A new group for this: Ipernity Academy.
As a newbie, I'm always searching for great scenes, monuments, expressions and sometimes I study how to compose it.
I gave little attention to light, but photography, as its etymology says, its about "writing, painting with light".
But what are the elements influencing our possibility to paint with light?
They are all encompassed by the term exposure.
I will try to explain something about exposure in the simplest way.
Camera sensors (or films, if you use an analogue camera) are sort of light measurement instruments.
When we press the button, the shutter is open and light photons strike the single pixels of the sensor. Each pixel of the sensors, broadly speaking, "counts" the photons striking it: more photons implies more light, more light implies a lighter scene. (This is a great simplification: what is really counted are different light wavelenghts, corresponding to the different hues).
If we have a given scene (and, consequently, a given light), how can we control the way light strikes our sensor?
Some parameters come to mind:
- how much we open the shutter, called aperture;
- how long we open the shutter, called exposure time;
- how sensible is our sensor, called ISO sensitivity;
- the "whiteness" of the scene, controlled by white balance;
- the quality of our lenses;
- the length of our objective, called focal;
- the presence of filters, changing the wavelenghts that can strike the sensor.
Not all these parameters can be controlled in a point and shoot camera; usually you can change the focal, the ISO sensitivity, the white balance and use exposure compensation and focus/exposure lock.
Some guidelines for P&S users:
- the camera software decides the combination of how much and how long to open the shutter, i.e. aperture and time, to have a good exposition;
- this is made evaluating the light of the scene you see in the viewer or in the LCD;
- this is based on an average lighting and can be totally wrong:
- if you're taking a shot of a scene with a light source, the presence of the light source give to the scene an high average; the same is happening if you have an high reflective surface as snow or sand; in this case the automatic metering fails and you have un underexposed scene: you must give a positive compensation, a + in the EV scale
- in the opposite situation (a large black object, large shadows), you'll obtain an overexposed scene: you must choose a negative compensation, a - in the EV scale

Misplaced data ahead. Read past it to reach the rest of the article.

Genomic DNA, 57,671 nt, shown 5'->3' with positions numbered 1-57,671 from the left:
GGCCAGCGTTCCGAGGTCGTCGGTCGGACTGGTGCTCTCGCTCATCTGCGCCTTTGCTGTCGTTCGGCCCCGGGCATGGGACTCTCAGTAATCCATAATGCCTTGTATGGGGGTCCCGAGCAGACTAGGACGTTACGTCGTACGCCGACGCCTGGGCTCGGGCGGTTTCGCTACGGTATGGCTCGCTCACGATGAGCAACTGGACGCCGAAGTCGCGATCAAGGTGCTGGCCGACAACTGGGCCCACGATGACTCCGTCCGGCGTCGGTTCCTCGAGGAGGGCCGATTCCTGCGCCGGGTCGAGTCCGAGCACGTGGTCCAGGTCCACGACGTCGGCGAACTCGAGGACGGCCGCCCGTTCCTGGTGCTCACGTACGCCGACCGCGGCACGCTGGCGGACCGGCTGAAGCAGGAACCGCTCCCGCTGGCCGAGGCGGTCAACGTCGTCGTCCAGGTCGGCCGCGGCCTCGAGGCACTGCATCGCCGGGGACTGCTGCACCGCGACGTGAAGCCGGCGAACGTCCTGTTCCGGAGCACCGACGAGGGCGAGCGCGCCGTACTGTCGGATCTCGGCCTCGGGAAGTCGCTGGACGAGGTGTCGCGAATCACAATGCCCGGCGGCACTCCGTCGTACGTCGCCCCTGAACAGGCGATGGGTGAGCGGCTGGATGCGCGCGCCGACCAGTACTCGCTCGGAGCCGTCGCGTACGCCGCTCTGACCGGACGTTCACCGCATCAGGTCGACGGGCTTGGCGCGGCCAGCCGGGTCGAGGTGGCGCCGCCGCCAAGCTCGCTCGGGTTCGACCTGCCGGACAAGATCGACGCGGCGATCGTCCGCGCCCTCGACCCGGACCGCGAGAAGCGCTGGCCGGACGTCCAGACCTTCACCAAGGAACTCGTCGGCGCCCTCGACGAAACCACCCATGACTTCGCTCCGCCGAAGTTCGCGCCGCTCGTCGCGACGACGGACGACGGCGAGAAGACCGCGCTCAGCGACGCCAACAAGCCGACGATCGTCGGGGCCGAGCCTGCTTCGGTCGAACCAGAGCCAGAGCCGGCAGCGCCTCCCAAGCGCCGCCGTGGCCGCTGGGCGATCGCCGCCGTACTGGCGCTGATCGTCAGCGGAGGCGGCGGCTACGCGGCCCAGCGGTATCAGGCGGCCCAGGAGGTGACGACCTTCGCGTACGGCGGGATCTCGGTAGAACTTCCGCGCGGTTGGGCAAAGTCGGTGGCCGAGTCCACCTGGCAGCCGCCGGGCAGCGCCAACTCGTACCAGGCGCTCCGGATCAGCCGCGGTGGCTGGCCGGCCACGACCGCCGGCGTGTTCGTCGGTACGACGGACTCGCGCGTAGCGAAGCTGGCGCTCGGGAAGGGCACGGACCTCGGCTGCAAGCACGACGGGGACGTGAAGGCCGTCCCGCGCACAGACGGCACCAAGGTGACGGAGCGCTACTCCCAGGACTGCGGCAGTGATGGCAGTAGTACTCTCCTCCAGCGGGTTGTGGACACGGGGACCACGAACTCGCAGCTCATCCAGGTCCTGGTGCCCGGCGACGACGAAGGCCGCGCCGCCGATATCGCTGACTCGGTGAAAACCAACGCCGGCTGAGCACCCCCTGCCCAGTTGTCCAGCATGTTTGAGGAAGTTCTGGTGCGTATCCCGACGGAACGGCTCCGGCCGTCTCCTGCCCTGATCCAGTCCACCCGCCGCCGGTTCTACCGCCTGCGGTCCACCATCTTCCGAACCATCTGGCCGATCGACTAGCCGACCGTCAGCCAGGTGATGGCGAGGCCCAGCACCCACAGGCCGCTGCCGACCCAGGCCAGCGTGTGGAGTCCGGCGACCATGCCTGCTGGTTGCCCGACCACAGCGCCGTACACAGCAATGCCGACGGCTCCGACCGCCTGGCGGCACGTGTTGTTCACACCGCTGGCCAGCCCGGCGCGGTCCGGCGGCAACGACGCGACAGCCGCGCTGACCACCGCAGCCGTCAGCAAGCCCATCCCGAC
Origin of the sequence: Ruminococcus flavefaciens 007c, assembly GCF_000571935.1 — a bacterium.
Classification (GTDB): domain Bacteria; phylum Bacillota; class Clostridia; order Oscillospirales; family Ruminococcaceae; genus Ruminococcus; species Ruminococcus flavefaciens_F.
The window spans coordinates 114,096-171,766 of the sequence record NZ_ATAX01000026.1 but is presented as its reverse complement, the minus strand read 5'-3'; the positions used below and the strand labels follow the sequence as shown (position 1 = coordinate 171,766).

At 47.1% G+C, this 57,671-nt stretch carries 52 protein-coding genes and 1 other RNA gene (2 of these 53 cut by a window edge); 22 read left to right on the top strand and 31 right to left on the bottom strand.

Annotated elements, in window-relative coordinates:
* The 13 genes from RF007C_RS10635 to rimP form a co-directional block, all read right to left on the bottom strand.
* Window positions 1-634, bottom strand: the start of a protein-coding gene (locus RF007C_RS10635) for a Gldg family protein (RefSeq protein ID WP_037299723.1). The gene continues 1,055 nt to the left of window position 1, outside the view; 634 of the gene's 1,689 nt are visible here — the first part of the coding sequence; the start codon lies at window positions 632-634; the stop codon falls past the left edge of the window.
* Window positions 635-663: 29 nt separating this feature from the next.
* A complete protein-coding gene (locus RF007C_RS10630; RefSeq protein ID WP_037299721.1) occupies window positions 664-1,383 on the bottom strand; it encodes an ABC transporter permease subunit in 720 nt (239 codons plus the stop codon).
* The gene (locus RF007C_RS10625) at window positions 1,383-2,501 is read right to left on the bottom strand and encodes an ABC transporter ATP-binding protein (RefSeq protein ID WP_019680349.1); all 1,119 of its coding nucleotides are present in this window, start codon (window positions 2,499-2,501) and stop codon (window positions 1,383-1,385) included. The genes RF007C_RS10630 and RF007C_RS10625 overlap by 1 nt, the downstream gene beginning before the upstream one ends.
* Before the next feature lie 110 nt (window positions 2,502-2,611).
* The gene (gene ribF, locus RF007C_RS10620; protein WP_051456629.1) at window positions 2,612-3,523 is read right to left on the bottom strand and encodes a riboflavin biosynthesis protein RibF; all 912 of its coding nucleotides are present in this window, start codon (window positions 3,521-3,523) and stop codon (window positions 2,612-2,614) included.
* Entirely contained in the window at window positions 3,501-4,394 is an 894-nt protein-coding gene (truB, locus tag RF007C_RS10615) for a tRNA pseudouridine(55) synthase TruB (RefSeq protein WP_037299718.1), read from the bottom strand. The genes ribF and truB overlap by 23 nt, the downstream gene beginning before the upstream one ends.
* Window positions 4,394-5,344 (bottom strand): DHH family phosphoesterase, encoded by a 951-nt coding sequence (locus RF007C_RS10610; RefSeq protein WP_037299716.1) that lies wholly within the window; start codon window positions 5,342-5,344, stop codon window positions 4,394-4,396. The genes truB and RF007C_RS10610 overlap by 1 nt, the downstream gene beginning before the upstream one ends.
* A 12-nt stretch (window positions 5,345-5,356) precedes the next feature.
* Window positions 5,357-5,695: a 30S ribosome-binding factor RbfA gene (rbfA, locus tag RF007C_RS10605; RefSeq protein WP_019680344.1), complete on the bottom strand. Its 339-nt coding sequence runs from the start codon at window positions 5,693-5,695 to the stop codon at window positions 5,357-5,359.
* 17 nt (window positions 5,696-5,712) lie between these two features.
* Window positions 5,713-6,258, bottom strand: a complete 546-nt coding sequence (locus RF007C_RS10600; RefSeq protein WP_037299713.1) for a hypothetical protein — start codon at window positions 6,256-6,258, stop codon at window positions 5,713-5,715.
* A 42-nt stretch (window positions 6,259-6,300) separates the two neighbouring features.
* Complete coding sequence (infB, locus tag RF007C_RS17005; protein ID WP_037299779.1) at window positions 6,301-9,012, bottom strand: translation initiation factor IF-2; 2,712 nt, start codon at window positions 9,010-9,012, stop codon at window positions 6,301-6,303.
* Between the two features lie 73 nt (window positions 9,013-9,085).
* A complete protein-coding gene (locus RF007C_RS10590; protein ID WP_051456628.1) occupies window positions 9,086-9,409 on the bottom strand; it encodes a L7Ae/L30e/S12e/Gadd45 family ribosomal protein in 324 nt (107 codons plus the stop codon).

- if you have a camera with focus/exposure lock, you can half press the button pointing to a scene without the object too black or too white and then turn to the scene you want to take and completely press
- white balance has the same function of colored filters; it is used to account for the different composition of light in different situation; I think you observed that the light of a tungsten lamp is more yellow than the light of sun and the light of a fluorescent lamp is more white; in the old times of film cameras, fileters where used to correct the different color of light (called a dominant); now the same function is given by white balance; if you can shot in RAW format, this isn't a problem: you can change the white balance after downloading the shot form the camera; if you don't have a RAW option (as the majority of P&S don't have), you have to choose the white balance before shooting; the automatic white balance (AWB) setting is dangerous (as all the automatic settings do, it subtracts to you the control of what you want to realize); try to make second nature switching from daylight to the other settings when necessary;
- ISO sensitivity is a standard measure for the ability of films/sensors to detect light; the higher the ISO sensitivity, the lighter the light you need to expose the shot; what's the price? with high sensitivity, you capture lots of noise and your shot become more grainy; so: low light --> high ISO --> more grain; more light --> low ISO --> less grain (but you can use it for artistic effects);
- focal length: if you use a tele-lens, the more you zoom, less light you capture, longer will be the exposure or more opened will be the shutter
- when you use a (not neutral) filter, less light strikes the sensor
In one of the next articles, I will complete this exposure analysis, talking about the parameters you can control in a (D)SLR when you shot in manual mode, aperture priority, shutter speed priority and depth of focus (DOF)